What will this mean for most of Debconf's target audience? Well, just what Ganneff and Madduck said: Take the test if you want to get a new job more easily - but you should have more confidence in yourself.
Just as a final note: Whenever I've interviewed people to work with me or for people that trust me, from all of the received curricula, I start by throwing out every curriculum that has the certifications earned in a prominent place. People who give too much weight to certifications IMHO tends to be worthless to work with.
Submitted by gwolf on Wed, 04/25/2007 - 19:09
Thanks to Romain Francoise, I found and watched Martin Michlmayr's Release Management in Large Free Software Projects talk on Google Video's Open Source Speaker series. Martin: Thanks a lot, great talk. I've been following your presentations lately, as I've given some talks on this topic - Quality Assurance on Free Software Projects (Spanish only) - However hard I try to remain faithful to the subject, I end up giving a talk on what Free Software is and how its processes are naturally more prone to yielding better quality than propietary projects.
Anyhow, with this post I want to do basically three things:
Submitted by gwolf on Tue, 04/17/2007 - 17:27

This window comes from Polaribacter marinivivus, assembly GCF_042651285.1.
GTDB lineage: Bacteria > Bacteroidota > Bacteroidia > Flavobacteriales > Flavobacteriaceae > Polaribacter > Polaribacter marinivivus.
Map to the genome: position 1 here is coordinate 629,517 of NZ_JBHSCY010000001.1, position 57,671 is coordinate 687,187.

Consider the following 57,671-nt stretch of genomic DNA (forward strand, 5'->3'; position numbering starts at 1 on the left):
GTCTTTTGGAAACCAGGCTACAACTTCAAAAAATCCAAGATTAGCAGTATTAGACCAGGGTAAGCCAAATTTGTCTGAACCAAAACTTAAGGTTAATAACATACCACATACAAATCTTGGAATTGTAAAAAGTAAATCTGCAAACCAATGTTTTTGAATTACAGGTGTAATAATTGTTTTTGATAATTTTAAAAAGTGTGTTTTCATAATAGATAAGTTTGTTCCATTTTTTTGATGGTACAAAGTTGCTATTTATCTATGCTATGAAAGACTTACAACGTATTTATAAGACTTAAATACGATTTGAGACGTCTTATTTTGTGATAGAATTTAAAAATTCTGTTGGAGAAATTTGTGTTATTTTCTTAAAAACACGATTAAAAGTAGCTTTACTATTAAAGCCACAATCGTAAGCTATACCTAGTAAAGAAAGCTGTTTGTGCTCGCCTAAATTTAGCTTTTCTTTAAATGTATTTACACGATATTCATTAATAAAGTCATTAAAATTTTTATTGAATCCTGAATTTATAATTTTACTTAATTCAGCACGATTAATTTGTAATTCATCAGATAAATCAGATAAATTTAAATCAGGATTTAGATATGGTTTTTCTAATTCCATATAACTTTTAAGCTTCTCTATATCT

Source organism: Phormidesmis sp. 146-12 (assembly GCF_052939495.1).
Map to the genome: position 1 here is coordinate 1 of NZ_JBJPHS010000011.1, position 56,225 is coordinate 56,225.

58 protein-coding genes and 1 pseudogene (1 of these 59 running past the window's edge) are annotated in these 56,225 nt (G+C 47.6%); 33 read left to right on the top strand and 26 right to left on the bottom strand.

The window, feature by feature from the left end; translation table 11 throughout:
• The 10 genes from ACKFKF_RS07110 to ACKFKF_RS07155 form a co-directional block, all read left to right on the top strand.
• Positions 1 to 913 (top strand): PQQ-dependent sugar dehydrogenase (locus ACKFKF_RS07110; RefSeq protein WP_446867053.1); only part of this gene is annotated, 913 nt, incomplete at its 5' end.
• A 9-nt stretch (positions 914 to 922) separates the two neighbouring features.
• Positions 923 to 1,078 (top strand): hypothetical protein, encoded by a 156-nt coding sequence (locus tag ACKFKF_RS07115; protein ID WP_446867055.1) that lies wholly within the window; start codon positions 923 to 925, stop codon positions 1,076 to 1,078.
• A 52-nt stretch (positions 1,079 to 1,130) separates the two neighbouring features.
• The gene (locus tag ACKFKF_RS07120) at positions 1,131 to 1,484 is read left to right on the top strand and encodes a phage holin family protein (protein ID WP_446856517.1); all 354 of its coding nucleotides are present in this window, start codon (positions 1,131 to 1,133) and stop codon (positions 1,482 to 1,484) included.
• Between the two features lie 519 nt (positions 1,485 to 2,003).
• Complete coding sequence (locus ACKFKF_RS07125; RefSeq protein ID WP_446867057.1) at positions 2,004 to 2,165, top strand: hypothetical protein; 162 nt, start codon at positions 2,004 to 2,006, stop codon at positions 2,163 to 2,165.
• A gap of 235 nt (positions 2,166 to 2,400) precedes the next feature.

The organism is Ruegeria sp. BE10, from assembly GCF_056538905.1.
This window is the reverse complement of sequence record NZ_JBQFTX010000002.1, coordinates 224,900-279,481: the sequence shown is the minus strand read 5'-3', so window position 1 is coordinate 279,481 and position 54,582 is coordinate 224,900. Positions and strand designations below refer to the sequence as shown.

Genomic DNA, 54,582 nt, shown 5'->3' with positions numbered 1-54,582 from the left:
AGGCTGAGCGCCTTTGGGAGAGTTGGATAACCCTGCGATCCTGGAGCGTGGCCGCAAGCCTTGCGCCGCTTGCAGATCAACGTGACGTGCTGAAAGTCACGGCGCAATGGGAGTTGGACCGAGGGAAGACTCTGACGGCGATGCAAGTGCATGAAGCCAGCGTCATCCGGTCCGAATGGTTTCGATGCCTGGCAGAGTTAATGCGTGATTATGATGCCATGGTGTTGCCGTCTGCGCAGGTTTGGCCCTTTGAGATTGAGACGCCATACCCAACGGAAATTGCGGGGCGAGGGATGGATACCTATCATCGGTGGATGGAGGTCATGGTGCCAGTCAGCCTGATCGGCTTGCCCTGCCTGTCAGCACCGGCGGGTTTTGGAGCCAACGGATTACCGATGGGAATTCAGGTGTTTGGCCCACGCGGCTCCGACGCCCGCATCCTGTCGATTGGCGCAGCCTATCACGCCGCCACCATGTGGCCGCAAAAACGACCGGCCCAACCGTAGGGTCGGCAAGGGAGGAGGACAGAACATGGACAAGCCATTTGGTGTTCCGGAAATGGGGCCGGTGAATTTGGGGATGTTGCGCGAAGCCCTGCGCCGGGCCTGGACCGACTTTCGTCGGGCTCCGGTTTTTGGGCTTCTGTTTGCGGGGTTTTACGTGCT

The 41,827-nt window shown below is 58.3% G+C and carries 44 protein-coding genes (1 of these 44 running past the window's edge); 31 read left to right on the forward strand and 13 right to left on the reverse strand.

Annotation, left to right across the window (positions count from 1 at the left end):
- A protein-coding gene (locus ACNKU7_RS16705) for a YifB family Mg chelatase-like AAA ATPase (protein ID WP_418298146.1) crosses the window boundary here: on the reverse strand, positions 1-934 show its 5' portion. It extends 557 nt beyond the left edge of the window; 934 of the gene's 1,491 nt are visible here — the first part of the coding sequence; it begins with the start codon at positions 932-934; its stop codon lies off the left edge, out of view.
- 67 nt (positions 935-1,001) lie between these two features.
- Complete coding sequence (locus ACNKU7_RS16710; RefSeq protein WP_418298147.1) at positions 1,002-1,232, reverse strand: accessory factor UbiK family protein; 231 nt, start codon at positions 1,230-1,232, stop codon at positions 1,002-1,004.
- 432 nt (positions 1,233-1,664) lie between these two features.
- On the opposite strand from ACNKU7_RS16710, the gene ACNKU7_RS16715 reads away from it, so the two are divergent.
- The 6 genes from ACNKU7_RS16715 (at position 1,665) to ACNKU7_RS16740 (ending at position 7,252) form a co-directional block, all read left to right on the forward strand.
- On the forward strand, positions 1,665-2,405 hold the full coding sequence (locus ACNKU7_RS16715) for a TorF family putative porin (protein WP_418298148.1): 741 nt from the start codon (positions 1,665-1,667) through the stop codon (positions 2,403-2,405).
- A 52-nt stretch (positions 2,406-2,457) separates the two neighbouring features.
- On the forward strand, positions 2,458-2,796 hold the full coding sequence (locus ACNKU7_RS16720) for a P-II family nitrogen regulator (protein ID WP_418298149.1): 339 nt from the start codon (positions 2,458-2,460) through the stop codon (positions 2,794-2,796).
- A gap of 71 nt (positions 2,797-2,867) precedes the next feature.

Ok, so it just seems like a hot topic - I just submitted a BoF for Debcamp to talk about the init-related ideas we've been discussing. As Debconf's Pentabarf conference management system does not like disclosing talk details before the talks are accepted, I'll reproduce here my short blurb:
This BoF comes out from several ideas posted in Planet Debian by Erich Schubert, Sven Müller, Joachim Breitner, Mike Homey and myself (so far). It's not to be "chaired" by any of us particularly, but I expect an interesting brainstorming session.Note that, following Nomeata's suggestion, I'm presenting this for Debcamp - If you are not attending Debcamp and are interested, we will try to set this up via some sort of videoconferencing (or at least the usual video feed + IRC feedback), and I do hope we can have something showable (at least a broken concept) after Debconf.